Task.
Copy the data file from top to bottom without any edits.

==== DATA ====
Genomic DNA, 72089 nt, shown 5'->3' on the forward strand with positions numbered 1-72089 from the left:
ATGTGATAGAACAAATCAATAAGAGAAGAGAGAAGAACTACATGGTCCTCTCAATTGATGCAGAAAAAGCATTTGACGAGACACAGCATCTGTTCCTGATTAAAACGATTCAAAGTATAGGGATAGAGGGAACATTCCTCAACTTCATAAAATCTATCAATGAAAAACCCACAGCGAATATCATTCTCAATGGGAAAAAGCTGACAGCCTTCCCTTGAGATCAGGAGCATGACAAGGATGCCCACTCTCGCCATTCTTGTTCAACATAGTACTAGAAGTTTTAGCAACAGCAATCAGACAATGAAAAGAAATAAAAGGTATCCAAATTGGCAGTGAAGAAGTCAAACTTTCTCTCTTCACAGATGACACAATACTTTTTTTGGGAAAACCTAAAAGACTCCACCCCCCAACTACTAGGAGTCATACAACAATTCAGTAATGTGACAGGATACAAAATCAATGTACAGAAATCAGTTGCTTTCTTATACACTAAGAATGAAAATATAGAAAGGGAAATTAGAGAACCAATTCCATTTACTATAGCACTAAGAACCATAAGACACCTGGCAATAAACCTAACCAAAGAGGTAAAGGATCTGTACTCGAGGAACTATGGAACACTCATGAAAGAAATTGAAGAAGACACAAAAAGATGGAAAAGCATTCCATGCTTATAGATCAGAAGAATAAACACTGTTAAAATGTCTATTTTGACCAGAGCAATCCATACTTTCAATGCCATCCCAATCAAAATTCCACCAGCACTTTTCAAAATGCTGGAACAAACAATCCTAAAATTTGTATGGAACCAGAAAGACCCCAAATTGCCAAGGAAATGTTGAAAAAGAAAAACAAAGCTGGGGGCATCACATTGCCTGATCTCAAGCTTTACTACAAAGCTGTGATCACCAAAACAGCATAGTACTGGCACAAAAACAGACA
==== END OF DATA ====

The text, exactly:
Genomic DNA, 72089 nt, shown 5'->3' on the forward strand with positions numbered 1-72089 from the left:
ATGTGATAGAACAAATCAATAAGAGAAGAGAGAAGAACTACATGGTCCTCTCAATTGATGCAGAAAAAGCATTTGACGAGACACAGCATCTGTTCCTGATTAAAACGATTCAAAGTATAGGGATAGAGGGAACATTCCTCAACTTCATAAAATCTATCAATGAAAAACCCACAGCGAATATCATTCTCAATGGGAAAAAGCTGACAGCCTTCCCTTGAGATCAGGAGCATGACAAGGATGCCCACTCTCGCCATTCTTGTTCAACATAGTACTAGAAGTTTTAGCAACAGCAATCAGACAATGAAAAGAAATAAAAGGTATCCAAATTGGCAGTGAAGAAGTCAAACTTTCTCTCTTCACAGATGACACAATACTTTTTTTGGGAAAACCTAAAAGACTCCACCCCCCAACTACTAGGAGTCATACAACAATTCAGTAATGTGACAGGATACAAAATCAATGTACAGAAATCAGTTGCTTTCTTATACACTAAGAATGAAAATATAGAAAGGGAAATTAGAGAACCAATTCCATTTACTATAGCACTAAGAACCATAAGACACCTGGCAATAAACCTAACCAAAGAGGTAAAGGATCTGTACTCGAGGAACTATGGAACACTCATGAAAGAAATTGAAGAAGACACAAAAAGATGGAAAAGCATTCCATGCTTATAGATCAGAAGAATAAACACTGTTAAAATGTCTATTTTGACCAGAGCAATCCATACTTTCAATGCCATCCCAATCAAAATTCCACCAGCACTTTTCAAAATGCTGGAACAAACAATCCTAAAATTTGTATGGAACCAGAAAGACCCCAAATTGCCAAGGAAATGTTGAAAAAGAAAAACAAAGCTGGGGGCATCACATTGCCTGATCTCAAGCTTTACTACAAAGCTGTGATCACCAAAACAGCATAGTACTGGCACAAAAACAGACA